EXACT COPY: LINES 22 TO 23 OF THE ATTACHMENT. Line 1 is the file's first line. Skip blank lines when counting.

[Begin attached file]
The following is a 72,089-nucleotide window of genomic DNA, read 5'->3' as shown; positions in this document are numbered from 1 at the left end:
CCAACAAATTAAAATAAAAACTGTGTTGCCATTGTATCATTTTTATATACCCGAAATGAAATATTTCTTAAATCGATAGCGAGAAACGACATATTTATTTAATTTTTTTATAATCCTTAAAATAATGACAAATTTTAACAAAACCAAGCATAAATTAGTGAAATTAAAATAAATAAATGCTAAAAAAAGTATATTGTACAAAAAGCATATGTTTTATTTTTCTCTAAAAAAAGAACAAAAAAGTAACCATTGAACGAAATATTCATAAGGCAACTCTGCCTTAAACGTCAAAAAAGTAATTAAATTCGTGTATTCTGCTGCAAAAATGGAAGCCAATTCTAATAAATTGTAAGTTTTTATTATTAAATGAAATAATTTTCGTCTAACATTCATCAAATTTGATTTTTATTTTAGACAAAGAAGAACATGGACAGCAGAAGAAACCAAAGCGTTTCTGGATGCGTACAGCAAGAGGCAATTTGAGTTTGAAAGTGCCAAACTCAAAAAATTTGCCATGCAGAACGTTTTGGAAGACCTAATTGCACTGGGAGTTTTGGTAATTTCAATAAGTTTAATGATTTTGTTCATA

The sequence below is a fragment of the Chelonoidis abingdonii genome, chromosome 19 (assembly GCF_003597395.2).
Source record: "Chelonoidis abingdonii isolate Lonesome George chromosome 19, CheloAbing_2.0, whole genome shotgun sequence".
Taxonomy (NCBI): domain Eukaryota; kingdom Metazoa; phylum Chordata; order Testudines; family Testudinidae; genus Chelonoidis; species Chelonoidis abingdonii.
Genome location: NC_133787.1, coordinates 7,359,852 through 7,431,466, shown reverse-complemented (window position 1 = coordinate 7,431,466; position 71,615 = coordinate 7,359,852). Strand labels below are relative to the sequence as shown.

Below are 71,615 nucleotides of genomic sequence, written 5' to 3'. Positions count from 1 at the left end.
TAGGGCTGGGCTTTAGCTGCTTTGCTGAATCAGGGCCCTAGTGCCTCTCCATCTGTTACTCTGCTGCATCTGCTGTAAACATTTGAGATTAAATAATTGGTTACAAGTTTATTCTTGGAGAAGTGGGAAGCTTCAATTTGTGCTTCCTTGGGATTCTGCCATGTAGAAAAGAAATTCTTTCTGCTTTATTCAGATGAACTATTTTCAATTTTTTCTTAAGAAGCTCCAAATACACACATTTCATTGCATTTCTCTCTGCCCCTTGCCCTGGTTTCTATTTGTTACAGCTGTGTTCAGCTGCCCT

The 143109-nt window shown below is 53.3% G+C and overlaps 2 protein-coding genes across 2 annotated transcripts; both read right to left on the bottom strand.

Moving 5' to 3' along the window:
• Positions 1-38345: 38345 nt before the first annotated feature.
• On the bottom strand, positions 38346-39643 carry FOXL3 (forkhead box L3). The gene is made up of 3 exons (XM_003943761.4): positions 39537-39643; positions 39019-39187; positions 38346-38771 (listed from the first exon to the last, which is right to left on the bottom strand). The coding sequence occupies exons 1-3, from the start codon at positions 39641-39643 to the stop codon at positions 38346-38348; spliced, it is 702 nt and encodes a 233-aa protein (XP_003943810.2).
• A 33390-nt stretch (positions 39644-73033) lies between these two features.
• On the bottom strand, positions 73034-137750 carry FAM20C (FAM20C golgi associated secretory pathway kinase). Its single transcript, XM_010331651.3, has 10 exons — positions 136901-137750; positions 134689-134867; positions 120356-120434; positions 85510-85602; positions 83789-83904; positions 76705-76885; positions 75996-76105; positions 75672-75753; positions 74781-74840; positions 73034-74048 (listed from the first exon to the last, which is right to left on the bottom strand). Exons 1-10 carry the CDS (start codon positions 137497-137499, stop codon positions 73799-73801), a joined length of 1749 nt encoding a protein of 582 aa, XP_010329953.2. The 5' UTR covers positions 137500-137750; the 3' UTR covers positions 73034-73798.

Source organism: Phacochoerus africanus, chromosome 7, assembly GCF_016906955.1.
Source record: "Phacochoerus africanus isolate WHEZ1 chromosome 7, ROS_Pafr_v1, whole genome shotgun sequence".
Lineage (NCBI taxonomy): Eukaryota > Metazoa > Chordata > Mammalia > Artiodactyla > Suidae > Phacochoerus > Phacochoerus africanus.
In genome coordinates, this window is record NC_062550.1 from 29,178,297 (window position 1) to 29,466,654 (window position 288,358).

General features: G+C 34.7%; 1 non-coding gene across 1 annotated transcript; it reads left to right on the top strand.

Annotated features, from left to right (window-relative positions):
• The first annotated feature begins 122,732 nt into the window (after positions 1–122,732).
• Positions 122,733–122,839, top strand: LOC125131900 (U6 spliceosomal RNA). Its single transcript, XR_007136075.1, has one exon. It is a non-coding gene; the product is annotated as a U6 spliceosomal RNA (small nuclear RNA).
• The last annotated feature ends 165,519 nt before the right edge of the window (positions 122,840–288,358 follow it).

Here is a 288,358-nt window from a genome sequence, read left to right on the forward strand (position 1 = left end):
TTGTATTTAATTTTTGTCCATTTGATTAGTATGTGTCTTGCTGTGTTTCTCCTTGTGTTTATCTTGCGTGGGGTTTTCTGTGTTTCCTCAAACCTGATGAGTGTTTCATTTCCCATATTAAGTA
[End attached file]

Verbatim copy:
• Positions 122,733–122,839, top strand: LOC125131900 (U6 spliceosomal RNA). Its single transcript, XR_007136075.1, has one exon. It is a non-coding gene; the product is annotated as a U6 spliceosomal RNA (small nuclear RNA).
• The last annotated feature ends 165,519 nt before the right edge of the window (positions 122,840–288,358 follow it).